It is reasonable to believe that most people have a “bucket list.” I have a (loose) bucket list of places that I want to visit and things that I want to (attempt to) do before I transition into the next life. Who knows? Maybe that life will be far more adventurous than this one, but I figure while I am here, I ought to give a few things a go.

As a closet fast car fanatic, any time I see a movie that has a scene with White Sands in it, I just get giddy. I don’t know what it is or even why, but something about burnt rubber gripping white gritty granules in threads just screams, “I wanna go fast!” (Cue your best young Ricky Bobby.)

When Mae planned a trip to White Sands a couple of years ago, I was stoked! Now, the lesson learned here is that we might not want to repeat that experience in oh, I don’t know, say July. Yes, I lost weight that day. No, the heat wasn’t really worth it. But the day was worth the bucket-list check mark that was auto-applied as part of the experience.  

White Sands is a national park located approximately 50 miles northeast of Las Cruces along US 70 in New Mexico. Originally designated as a national monument in 1933 by President Herbert Hoover, the park’s composition is mainly made up of gypsum crystal; the largest dune field on Earth (must be true because I looked it up on Wiki).

I am not a cold-natured person; I prefer the heat. This explains my migration to the southwest in 1989. Do not get me wrong — I like the natural ebb and flow of the seasons, and I embrace the winter months, but what I like most about them in the southwest is that they are short. So the 100+ sweltering degrees of heat coming off the dunes in White Sands is just up my alley.

Mae and I arrived midday and waited our turn in line to get inside the park, rented our sand sleds, and headed out for the adventure. Climbing up a hill of sand is as advertised: a living hell of slow and thankless trekking, sinking, slipping, and saying “Yep, that’s in my underwear” at least fifty times before you get to the top.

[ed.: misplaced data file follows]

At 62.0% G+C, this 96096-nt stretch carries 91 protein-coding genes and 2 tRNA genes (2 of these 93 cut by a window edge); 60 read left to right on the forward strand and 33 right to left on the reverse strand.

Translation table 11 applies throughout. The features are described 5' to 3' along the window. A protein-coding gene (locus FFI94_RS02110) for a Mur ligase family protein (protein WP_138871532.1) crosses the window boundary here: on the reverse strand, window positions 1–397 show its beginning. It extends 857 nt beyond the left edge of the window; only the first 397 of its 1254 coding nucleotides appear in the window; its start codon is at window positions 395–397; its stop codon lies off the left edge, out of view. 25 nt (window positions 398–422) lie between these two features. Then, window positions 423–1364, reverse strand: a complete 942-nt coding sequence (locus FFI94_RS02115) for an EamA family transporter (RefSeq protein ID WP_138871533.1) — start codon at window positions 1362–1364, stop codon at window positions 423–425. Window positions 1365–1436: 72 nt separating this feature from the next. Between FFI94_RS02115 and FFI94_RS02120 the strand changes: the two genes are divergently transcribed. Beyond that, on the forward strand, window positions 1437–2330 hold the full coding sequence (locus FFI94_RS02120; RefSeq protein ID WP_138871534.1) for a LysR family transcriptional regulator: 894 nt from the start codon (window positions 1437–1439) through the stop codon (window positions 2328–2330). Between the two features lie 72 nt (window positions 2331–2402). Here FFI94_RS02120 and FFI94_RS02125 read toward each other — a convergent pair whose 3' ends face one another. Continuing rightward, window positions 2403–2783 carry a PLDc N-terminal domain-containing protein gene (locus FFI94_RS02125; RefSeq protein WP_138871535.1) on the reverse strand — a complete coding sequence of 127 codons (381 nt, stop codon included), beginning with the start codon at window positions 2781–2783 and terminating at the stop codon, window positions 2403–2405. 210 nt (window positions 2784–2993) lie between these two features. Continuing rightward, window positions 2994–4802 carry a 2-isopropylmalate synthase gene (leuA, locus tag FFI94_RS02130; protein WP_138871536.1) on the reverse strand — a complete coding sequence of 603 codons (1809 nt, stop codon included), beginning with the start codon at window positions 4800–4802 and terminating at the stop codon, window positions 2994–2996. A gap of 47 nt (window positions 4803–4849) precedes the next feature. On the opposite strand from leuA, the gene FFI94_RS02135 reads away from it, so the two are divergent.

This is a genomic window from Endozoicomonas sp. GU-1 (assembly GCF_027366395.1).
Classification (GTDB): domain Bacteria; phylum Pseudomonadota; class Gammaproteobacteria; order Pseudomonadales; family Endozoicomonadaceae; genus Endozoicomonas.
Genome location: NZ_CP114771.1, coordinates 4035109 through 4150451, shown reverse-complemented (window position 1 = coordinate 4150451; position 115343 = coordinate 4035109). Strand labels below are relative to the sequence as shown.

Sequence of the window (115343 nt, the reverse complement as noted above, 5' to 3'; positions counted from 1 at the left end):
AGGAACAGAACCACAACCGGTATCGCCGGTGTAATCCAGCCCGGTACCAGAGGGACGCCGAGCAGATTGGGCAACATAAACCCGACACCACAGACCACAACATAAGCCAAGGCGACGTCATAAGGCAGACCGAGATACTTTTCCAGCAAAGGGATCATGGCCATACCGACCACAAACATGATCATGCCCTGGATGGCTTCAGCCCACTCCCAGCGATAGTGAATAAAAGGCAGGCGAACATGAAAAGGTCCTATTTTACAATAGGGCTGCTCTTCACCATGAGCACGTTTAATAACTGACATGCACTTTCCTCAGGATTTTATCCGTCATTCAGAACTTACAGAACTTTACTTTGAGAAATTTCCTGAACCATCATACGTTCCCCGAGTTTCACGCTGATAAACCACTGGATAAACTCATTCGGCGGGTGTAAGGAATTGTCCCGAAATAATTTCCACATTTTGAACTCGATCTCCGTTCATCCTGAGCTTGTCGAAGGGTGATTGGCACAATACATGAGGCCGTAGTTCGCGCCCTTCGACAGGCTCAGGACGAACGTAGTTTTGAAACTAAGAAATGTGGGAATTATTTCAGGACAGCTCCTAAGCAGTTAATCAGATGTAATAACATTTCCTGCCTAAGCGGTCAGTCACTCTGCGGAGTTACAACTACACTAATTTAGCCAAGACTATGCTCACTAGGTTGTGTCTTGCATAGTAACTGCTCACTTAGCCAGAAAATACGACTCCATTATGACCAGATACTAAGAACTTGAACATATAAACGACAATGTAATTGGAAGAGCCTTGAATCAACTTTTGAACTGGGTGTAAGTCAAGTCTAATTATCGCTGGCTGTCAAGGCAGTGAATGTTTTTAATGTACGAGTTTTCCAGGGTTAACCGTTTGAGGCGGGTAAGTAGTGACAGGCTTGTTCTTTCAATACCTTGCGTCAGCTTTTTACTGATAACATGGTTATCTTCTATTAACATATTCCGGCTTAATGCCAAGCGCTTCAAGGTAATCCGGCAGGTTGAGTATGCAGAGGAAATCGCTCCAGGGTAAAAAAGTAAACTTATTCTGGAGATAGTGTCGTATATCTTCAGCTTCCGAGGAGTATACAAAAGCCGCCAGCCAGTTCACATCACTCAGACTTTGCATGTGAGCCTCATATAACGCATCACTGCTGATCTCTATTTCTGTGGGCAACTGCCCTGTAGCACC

But it is all worth it! Just like the cold-weather downhill bullet sledding that most of us are accustomed to, once you get your first (semi-friendly) shove over the edge, it’s all systems go: spinning sand flying up into crevices you didn’t know you had — your hair, your mouth (phffsst…phfsstt…that’s gritty) while you laugh your ass off. If you are one of the lucky few, you will get stuck halfway through your slide and get an extra workout as you try to regain momentum. Bonus points if the assclowns around you are whizzing by without an offer to grab an ankle and drag your happy ass to the bottom as a hitchhiker. Note to self: must move quickly before the sun heats up that disc under your bum. Plastic burns can leave a welt.

Once unstuck, your journey reconvenes and you find yourself at your final destination only to get up, dust (what you can) off, grab your recycled disc, and head up the dune hill once more while the dog makes the climb look effortless, giving you that “what the hell hooman? Why take sooo long ol’ gal?” stare.

The dog went downhill faster than I did.

I am grateful for a lot of things in my life and have had the opportunity to travel to many places, but this trip was special. It allowed me to reconnect with one of my most favorite people on the planet. She knew my heart so well that she independently created a plan, crafted an itinerary which was handed to me upon arrival earlier that week, and said, “This is what we’re doing.” When we were on the the return trip to the airport for my flight home,  I thanked her and asked how she knew I wanted to do that and what motivated her to make it happen. Her reply still rings in my ears: “I pay attention to you because I love you and I do the things for you that I know that you will never do for yourself.” Now that my dear readers is both a parenting success and a story of love.  May you have them both (without the sand in your butt).

Post-sledding wedgy removal.


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